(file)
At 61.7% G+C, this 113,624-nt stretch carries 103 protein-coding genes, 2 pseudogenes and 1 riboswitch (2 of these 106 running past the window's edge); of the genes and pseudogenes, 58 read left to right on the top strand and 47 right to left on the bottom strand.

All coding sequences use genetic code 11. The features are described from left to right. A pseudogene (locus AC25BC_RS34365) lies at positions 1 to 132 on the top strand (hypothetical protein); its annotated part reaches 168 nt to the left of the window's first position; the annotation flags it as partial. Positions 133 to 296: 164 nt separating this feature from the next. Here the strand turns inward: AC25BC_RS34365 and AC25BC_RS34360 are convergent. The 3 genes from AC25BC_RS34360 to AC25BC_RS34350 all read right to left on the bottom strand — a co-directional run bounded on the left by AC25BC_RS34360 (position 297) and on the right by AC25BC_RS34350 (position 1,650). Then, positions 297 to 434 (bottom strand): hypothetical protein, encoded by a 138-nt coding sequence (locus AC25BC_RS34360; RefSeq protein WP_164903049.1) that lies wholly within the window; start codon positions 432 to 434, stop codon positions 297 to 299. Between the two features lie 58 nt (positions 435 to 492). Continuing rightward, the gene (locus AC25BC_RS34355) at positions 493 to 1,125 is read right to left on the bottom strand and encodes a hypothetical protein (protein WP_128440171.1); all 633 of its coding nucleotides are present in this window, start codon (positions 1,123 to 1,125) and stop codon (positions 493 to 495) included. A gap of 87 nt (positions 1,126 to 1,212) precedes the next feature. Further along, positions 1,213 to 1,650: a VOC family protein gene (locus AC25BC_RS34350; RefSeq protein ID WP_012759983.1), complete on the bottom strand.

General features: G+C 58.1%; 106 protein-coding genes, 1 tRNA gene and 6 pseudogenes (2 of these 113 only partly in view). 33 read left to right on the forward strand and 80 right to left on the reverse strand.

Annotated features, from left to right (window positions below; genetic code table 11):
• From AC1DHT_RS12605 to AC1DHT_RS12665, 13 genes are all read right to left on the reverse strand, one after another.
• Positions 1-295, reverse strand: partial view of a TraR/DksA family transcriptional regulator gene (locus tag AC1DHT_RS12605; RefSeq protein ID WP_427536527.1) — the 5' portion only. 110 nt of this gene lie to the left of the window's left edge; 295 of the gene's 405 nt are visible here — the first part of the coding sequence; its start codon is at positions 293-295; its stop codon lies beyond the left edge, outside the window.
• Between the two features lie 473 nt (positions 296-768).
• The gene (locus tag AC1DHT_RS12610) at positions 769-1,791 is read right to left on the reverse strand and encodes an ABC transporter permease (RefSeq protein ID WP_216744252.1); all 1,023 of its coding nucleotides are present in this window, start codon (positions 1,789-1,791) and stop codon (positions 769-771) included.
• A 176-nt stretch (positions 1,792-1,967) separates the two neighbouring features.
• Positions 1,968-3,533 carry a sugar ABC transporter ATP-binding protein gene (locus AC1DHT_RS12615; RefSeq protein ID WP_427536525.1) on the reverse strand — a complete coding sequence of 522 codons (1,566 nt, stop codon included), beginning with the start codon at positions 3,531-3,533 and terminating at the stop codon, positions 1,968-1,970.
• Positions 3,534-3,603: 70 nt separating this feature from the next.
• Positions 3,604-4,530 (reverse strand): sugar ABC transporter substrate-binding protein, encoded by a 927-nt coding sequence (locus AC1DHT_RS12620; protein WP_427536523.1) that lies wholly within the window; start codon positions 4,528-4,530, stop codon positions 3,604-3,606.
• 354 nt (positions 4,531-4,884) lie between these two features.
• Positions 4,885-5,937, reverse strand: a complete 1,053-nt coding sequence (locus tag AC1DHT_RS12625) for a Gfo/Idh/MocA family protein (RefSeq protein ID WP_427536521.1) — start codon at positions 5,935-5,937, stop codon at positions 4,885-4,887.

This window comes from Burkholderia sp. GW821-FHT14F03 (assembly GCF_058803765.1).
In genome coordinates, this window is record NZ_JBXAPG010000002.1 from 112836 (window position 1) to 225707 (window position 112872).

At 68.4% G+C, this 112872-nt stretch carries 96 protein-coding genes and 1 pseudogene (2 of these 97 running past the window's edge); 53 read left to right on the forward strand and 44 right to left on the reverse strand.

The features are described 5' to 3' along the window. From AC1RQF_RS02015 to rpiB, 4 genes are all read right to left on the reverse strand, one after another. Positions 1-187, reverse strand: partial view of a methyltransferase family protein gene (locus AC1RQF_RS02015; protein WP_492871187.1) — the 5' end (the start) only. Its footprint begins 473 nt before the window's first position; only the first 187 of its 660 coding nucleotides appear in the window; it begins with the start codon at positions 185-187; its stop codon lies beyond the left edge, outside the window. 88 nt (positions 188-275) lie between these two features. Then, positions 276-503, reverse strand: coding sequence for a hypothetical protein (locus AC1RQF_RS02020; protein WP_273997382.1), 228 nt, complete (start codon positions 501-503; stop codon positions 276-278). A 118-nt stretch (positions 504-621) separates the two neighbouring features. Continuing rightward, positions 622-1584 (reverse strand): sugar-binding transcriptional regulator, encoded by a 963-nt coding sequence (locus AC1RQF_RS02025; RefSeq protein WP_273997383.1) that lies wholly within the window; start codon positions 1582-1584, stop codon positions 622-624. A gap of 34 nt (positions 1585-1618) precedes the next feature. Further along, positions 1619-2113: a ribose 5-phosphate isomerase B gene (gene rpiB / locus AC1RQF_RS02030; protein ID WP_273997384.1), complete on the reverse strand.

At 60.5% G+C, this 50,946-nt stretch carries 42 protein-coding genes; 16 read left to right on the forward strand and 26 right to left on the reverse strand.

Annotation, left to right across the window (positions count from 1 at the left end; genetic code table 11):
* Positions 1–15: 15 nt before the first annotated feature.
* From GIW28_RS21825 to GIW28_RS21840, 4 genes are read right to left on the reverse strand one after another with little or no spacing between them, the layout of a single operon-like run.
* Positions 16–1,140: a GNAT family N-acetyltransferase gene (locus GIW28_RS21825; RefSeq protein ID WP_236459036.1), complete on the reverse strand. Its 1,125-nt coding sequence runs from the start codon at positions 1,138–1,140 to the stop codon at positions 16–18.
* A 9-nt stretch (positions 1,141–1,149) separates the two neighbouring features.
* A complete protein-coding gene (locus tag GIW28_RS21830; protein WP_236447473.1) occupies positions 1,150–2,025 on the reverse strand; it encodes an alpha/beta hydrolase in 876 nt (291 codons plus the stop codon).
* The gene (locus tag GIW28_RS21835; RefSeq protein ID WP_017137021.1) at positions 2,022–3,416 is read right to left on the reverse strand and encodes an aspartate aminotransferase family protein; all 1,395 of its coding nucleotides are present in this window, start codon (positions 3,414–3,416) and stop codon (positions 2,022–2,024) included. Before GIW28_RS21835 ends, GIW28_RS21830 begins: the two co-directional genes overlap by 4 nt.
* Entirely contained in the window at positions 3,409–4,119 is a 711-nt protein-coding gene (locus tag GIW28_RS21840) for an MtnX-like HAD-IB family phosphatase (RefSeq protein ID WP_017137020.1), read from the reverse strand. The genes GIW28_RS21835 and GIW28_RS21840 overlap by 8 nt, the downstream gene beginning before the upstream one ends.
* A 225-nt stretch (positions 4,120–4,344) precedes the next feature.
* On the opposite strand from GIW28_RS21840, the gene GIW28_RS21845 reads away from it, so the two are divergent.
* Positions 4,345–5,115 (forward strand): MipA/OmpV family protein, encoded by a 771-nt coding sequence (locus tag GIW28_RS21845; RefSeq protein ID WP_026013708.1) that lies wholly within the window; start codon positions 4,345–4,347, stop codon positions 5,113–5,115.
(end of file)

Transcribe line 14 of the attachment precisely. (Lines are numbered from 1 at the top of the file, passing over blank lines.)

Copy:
• Positions 4,885-5,937, reverse strand: a complete 1,053-nt coding sequence (locus tag AC1DHT_RS12625) for a Gfo/Idh/MocA family protein (RefSeq protein ID WP_427536521.1) — start codon at positions 5,935-5,937, stop codon at positions 4,885-4,887.